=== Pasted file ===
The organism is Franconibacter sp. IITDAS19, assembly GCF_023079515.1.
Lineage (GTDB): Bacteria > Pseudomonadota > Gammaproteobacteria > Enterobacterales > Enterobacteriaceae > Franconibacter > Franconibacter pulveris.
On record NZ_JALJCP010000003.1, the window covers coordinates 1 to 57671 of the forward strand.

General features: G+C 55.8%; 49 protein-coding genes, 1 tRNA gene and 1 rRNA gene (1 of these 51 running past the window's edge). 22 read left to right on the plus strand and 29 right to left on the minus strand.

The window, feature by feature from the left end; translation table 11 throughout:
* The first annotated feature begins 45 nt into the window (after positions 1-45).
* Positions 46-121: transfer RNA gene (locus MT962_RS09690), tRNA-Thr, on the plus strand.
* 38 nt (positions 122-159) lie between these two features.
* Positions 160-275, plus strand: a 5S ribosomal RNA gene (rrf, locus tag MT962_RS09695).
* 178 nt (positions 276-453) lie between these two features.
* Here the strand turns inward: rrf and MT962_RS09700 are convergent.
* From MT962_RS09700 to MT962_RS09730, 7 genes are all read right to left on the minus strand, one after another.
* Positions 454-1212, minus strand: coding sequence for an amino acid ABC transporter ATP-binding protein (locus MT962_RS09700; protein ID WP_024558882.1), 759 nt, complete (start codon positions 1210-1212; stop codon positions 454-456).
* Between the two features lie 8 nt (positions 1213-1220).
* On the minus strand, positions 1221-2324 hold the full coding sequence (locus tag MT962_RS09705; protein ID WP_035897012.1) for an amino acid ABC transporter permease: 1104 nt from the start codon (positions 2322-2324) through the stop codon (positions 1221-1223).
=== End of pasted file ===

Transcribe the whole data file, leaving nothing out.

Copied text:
The organism is Franconibacter sp. IITDAS19, assembly GCF_023079515.1.
Lineage (GTDB): Bacteria > Pseudomonadota > Gammaproteobacteria > Enterobacterales > Enterobacteriaceae > Franconibacter > Franconibacter pulveris.
On record NZ_JALJCP010000003.1, the window covers coordinates 1 to 57671 of the forward strand.

General features: G+C 55.8%; 49 protein-coding genes, 1 tRNA gene and 1 rRNA gene (1 of these 51 running past the window's edge). 22 read left to right on the plus strand and 29 right to left on the minus strand.

The window, feature by feature from the left end; translation table 11 throughout:
* The first annotated feature begins 45 nt into the window (after positions 1-45).
* Positions 46-121: transfer RNA gene (locus MT962_RS09690), tRNA-Thr, on the plus strand.
* 38 nt (positions 122-159) lie between these two features.
* Positions 160-275, plus strand: a 5S ribosomal RNA gene (rrf, locus tag MT962_RS09695).
* 178 nt (positions 276-453) lie between these two features.
* Here the strand turns inward: rrf and MT962_RS09700 are convergent.
* From MT962_RS09700 to MT962_RS09730, 7 genes are all read right to left on the minus strand, one after another.
* Positions 454-1212, minus strand: coding sequence for an amino acid ABC transporter ATP-binding protein (locus MT962_RS09700; protein ID WP_024558882.1), 759 nt, complete (start codon positions 1210-1212; stop codon positions 454-456).
* Between the two features lie 8 nt (positions 1213-1220).
* On the minus strand, positions 1221-2324 hold the full coding sequence (locus tag MT962_RS09705; protein ID WP_035897012.1) for an amino acid ABC transporter permease: 1104 nt from the start codon (positions 2322-2324) through the stop codon (positions 1221-1223).